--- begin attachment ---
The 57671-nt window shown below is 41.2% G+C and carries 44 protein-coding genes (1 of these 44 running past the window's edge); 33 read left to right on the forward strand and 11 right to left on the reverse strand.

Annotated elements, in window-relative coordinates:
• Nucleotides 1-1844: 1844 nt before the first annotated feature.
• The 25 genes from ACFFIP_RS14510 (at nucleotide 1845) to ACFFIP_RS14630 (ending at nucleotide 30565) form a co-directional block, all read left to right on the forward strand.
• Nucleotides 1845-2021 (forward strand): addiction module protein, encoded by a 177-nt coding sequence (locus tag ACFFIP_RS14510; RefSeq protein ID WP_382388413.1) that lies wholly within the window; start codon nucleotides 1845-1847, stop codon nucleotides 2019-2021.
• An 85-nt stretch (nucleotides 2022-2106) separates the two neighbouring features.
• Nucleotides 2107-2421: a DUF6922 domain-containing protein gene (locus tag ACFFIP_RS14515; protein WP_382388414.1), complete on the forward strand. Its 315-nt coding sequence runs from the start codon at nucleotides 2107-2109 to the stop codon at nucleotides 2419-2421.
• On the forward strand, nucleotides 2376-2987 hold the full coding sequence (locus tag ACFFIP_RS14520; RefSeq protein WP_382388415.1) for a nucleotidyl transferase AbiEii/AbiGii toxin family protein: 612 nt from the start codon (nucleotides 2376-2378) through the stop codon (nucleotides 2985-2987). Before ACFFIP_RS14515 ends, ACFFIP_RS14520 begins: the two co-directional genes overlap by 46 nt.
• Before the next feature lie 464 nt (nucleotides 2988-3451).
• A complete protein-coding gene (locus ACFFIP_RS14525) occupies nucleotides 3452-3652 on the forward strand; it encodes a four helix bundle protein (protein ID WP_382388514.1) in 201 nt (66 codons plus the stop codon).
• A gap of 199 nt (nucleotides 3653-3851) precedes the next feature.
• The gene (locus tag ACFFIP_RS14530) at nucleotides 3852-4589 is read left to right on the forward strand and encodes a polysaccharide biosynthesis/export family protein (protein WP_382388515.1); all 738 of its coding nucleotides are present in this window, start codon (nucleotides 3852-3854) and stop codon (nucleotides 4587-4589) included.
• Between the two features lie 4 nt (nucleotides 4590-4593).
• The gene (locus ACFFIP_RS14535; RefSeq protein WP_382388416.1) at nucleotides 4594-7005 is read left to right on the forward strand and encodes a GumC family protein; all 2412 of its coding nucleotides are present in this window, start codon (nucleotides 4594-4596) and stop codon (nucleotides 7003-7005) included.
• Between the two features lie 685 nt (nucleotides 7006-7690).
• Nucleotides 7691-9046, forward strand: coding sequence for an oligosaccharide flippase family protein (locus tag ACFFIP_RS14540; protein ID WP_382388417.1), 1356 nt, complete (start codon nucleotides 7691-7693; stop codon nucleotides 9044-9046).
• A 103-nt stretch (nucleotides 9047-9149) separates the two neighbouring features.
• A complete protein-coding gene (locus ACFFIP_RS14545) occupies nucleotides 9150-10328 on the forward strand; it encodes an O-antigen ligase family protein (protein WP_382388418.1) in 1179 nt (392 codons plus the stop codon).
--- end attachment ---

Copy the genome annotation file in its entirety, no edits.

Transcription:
The 57671-nt window shown below is 41.2% G+C and carries 44 protein-coding genes (1 of these 44 running past the window's edge); 33 read left to right on the forward strand and 11 right to left on the reverse strand.

Annotated elements, in window-relative coordinates:
• Nucleotides 1-1844: 1844 nt before the first annotated feature.
• The 25 genes from ACFFIP_RS14510 (at nucleotide 1845) to ACFFIP_RS14630 (ending at nucleotide 30565) form a co-directional block, all read left to right on the forward strand.
• Nucleotides 1845-2021 (forward strand): addiction module protein, encoded by a 177-nt coding sequence (locus tag ACFFIP_RS14510; RefSeq protein ID WP_382388413.1) that lies wholly within the window; start codon nucleotides 1845-1847, stop codon nucleotides 2019-2021.
• An 85-nt stretch (nucleotides 2022-2106) separates the two neighbouring features.
• Nucleotides 2107-2421: a DUF6922 domain-containing protein gene (locus tag ACFFIP_RS14515; protein WP_382388414.1), complete on the forward strand. Its 315-nt coding sequence runs from the start codon at nucleotides 2107-2109 to the stop codon at nucleotides 2419-2421.
• On the forward strand, nucleotides 2376-2987 hold the full coding sequence (locus tag ACFFIP_RS14520; RefSeq protein WP_382388415.1) for a nucleotidyl transferase AbiEii/AbiGii toxin family protein: 612 nt from the start codon (nucleotides 2376-2378) through the stop codon (nucleotides 2985-2987). Before ACFFIP_RS14515 ends, ACFFIP_RS14520 begins: the two co-directional genes overlap by 46 nt.
• Before the next feature lie 464 nt (nucleotides 2988-3451).
• A complete protein-coding gene (locus ACFFIP_RS14525) occupies nucleotides 3452-3652 on the forward strand; it encodes a four helix bundle protein (protein ID WP_382388514.1) in 201 nt (66 codons plus the stop codon).
• A gap of 199 nt (nucleotides 3653-3851) precedes the next feature.
• The gene (locus tag ACFFIP_RS14530) at nucleotides 3852-4589 is read left to right on the forward strand and encodes a polysaccharide biosynthesis/export family protein (protein WP_382388515.1); all 738 of its coding nucleotides are present in this window, start codon (nucleotides 3852-3854) and stop codon (nucleotides 4587-4589) included.
• Between the two features lie 4 nt (nucleotides 4590-4593).
• The gene (locus ACFFIP_RS14535; RefSeq protein WP_382388416.1) at nucleotides 4594-7005 is read left to right on the forward strand and encodes a GumC family protein; all 2412 of its coding nucleotides are present in this window, start codon (nucleotides 4594-4596) and stop codon (nucleotides 7003-7005) included.
• Between the two features lie 685 nt (nucleotides 7006-7690).
• Nucleotides 7691-9046, forward strand: coding sequence for an oligosaccharide flippase family protein (locus tag ACFFIP_RS14540; protein ID WP_382388417.1), 1356 nt, complete (start codon nucleotides 7691-7693; stop codon nucleotides 9044-9046).
• A 103-nt stretch (nucleotides 9047-9149) separates the two neighbouring features.
• A complete protein-coding gene (locus ACFFIP_RS14545) occupies nucleotides 9150-10328 on the forward strand; it encodes an O-antigen ligase family protein (protein WP_382388418.1) in 1179 nt (392 codons plus the stop codon).